• Out of hour emergency call outs to livestock.
• Travelling to and from the farm would be costly, lose time and would be unsustainable,
• The equipment used by the enterprise is expensive, the onsite residence is required to provide security and to ensure that the equipment is appropriately insured.
Other dwellings test
There are no existing dwellings on site that could provide the necessary accommodation, or redundant buildings which could be converted with the mobile home being the only viable option to allow this rural enterprise to develop further.
The Councils Reasons for Refusal
With regard to the reason for refusal:
“The application site sits outside of the defined settlement boundary for Bowling Green and would not represent infill or rounding off in accordance with Policy 3 of the Cornwall Local Plan Strategic Policies 2010 to 2030. The proposal would physically extend the built envelope of the nearby settlement into the adjoining countryside to the detriment of the landscape character, where the development would reduce the relatively green gap between the village and the nearby town of Bugle, harming the landscape setting of these settlements, representing an intrusion into the undeveloped countryside. In the absence of a functional need and necessary evidence being provided that the buildings and shepherds hut is justified to be on this land, or any other special circumstances to justify the development as a whole in this context, the application is not considered to represent sustainable development and would be contrary to the guidance contained in Paragraphs 8, 11, 78 and 79 of the National Planning Policy Framework 2019 and Policies 2, 3, 7, 21 and 23 of the Cornwall Local Plan Strategic Policies 2010-2030.”
The functional need demonstrated in the applicants statement overcome the assertion by the Council that there is no functional need which is ludicrous considering the livestock on site and the established agricultural holding. The recent Covid-19 crisis has demonstrated the importance of locally sourced food in the supply chain and whilst we note the holding is not of an industrial scale it is still a functioning and viable business and the applicant is asking for a temporary permission to work on the business prior to applying for a permanent dwelling. The development is wholly sustainable and any approval will give the applicant the ability to recognize the potential in the land.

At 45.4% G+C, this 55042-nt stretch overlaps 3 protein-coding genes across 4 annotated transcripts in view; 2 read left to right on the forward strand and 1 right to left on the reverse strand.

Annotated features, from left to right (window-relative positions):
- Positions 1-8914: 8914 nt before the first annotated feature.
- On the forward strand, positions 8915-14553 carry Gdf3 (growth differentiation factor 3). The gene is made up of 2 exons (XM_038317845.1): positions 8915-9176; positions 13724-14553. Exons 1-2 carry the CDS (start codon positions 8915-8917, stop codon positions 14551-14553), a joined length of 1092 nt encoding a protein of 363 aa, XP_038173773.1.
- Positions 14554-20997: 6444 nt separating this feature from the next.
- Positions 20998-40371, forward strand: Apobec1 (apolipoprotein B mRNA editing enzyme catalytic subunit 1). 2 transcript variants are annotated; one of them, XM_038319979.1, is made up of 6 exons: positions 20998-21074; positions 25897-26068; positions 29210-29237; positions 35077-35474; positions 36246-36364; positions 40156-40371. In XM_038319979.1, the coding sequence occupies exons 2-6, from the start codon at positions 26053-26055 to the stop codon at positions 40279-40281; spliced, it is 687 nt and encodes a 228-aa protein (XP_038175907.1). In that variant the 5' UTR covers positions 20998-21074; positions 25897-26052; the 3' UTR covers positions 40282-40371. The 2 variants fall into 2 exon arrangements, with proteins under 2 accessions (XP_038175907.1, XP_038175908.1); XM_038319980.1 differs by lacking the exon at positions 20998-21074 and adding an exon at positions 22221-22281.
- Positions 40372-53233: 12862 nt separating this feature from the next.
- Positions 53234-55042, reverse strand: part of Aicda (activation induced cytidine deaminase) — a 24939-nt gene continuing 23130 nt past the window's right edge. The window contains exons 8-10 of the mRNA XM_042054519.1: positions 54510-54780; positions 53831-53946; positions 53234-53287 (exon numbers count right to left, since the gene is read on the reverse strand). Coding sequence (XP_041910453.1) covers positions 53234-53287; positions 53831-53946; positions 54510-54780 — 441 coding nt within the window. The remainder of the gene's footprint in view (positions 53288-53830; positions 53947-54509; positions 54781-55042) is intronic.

With regard to the landscape character the impact of the agricultural development is negligible when one consider the buildings that can be erected under an agricultural prior approval and the applicant is more tat willing to accept a landscaping condition as part of any approval. This would mitigate any perceived detrimental impact.
The appeal aims to gain consent existing agricultural development and the gain temporary consent for an agricultural workers dwelling for three years to facilitate the growth of this sustainable rural enterprise (a fact borne out by the above sustainability appraisal).
It is considered that the proposal would not result in an unacceptable adverse impact upon the surrounding landscape, public vantage points, public rights of way or listed buildings, and a landscaping scheme is proposed as part of the proposal to ensure this will be the case.
The design and scale of the proposed buildings will preserve the local character and setting, and will reflect the scale and character of the properties in the vicinity, to comply with relevant policies of the Cornwall Local Plan.
The surrounding adjoining properties would not be affected by the development and it is our view that the existing agricultural development should be approved and the temporary consent for residential use granted to allow for this sustainable rural enterprise to become even more established in its role as a local food provider.
After representing the applicants at a Public Hearing the appeal was allowed a shown by the decision below:
"The appeal is allowed and planning permission is granted for hardstanding area and sheds for agricultural purposes and use of a mobile shepherd's hut as a temporary agricultural worker's dwelling at Merry Meadows Farm, Road From Junction South Of Bowling Green To Treskilling, Bowling Green, Bugle PL26 8RN in accordance with the terms of the application, Ref PA19/08677, dated 28 September 2019, and subject to the conditions set out in the schedule to this decision."
This is a great victory for the applicant who has sunk their life savings into the venture and the next stage En-Plan will be involved in will be assisting in discharging planing conditions and looking to help in the further development of this sustainable agricultural smallholding
If you would like to find out more about how our Planning Consultancy and Architectural Design Services can work in perfect sync to achieve a successful outcome in the planning system please CONTACT US and we will be only too happy to talk through any questions or development proposals you may have.